Come on, are you reading what I'm saying? I'm beginning to think WP:IDNHT might apply here. For the third time, there is no disagreement here among two intransigent groups of editors like there was in the Ireland situation. That is, the makeup of the groups, at least those favoring the restoration of the original title, keeps changing. Even if everyone currently involved agrees to something through mediation, that wouldn't apply to anyone not currently involved here, and, as eight years of history clearly shows, those favoring restoring the original title, and who have never been involved here before, will arrive within a few months. How are you going to get people who are not even here yet to agree to something?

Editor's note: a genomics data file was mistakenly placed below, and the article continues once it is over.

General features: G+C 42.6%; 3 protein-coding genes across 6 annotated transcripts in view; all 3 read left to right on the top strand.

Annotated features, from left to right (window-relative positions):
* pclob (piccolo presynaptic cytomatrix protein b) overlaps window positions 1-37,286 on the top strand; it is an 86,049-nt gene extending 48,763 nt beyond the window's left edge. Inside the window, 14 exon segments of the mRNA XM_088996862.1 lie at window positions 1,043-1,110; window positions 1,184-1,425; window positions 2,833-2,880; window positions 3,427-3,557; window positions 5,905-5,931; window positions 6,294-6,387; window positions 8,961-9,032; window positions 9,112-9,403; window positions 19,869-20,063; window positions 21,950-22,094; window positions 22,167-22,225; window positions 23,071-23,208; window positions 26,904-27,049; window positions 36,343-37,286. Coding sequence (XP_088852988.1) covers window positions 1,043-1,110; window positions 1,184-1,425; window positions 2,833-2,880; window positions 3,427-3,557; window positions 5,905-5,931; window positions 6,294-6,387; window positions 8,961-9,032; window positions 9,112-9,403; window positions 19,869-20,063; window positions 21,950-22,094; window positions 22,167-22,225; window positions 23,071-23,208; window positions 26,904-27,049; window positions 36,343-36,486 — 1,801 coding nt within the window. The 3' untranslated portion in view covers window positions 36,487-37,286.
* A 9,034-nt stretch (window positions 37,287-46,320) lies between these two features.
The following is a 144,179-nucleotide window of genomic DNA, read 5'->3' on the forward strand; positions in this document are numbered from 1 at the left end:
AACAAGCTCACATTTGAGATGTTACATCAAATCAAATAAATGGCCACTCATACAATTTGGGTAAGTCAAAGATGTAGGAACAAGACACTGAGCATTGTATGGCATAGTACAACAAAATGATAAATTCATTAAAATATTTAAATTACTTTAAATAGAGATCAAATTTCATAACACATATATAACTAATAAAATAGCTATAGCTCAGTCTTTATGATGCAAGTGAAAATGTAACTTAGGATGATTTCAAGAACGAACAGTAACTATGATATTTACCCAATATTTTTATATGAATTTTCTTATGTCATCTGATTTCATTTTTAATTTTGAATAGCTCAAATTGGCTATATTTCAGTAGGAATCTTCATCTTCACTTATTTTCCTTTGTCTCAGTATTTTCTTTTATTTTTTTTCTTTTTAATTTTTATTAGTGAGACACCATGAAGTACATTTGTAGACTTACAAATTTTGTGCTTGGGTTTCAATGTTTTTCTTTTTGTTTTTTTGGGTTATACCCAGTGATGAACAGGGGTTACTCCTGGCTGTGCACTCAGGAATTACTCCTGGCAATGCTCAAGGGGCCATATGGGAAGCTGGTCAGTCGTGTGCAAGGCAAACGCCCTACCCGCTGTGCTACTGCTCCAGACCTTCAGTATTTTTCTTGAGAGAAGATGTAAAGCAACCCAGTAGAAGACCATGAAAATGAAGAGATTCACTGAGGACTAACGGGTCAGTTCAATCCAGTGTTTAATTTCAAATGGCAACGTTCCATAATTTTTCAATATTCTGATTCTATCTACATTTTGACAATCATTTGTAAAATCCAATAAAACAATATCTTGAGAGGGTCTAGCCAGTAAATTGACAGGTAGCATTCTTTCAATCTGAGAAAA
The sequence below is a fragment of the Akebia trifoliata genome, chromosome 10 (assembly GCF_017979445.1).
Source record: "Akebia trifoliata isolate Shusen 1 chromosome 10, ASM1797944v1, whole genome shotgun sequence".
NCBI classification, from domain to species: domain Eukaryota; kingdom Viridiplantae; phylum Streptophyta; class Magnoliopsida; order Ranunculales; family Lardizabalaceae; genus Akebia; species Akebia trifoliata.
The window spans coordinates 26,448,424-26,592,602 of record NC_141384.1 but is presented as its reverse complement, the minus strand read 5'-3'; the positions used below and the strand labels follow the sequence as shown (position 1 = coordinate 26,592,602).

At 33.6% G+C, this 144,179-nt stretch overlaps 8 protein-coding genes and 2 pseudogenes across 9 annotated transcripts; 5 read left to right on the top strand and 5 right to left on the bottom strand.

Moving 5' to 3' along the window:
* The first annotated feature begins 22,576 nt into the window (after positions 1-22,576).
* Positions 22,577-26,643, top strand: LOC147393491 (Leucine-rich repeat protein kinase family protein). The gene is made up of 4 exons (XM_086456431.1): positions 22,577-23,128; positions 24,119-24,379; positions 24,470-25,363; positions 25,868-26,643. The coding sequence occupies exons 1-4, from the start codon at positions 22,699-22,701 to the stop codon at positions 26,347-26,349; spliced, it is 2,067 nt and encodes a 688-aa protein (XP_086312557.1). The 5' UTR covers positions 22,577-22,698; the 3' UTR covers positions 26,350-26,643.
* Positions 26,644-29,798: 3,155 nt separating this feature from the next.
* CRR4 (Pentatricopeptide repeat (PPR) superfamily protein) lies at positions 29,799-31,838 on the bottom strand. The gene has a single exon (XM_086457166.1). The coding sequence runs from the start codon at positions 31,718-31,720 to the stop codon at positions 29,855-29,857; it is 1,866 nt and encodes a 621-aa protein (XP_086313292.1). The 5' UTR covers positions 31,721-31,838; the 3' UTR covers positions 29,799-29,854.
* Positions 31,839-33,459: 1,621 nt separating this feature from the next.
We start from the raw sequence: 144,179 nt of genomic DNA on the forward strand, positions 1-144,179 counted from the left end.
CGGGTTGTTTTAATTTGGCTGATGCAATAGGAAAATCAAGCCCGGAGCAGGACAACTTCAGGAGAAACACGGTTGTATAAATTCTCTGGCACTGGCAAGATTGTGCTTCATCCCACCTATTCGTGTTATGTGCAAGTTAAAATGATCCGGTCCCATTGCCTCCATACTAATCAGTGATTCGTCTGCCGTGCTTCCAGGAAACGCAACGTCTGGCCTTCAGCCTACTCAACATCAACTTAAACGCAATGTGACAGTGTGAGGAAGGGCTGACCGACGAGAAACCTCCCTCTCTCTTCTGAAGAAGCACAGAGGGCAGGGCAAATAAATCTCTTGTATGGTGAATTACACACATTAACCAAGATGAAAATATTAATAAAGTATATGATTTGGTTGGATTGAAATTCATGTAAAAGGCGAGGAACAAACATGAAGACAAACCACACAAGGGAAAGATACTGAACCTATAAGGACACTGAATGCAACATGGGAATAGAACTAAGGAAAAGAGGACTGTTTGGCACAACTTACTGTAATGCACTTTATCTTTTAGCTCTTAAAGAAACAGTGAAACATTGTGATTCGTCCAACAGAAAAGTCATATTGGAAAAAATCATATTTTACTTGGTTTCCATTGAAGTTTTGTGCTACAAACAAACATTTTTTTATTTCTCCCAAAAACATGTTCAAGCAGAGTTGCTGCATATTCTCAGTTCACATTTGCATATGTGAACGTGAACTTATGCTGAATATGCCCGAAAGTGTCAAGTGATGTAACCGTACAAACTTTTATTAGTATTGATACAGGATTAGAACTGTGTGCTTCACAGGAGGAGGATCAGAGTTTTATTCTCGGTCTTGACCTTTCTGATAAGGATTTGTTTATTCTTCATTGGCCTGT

Anyway, I've been predicting, observing, and repeating this for years. Yet people like you keep arriving here thinking you have the solution, and all you have to say is the same old thing that has been said over and over... for eight years. And nothing changes. Suggesting mediation might seem new, reasonable and novel to you, but according to Einstein, this is insanity[17].

Anyway, I'm done too. --Born2cycle 20:35, 12 November 2011 (UTC)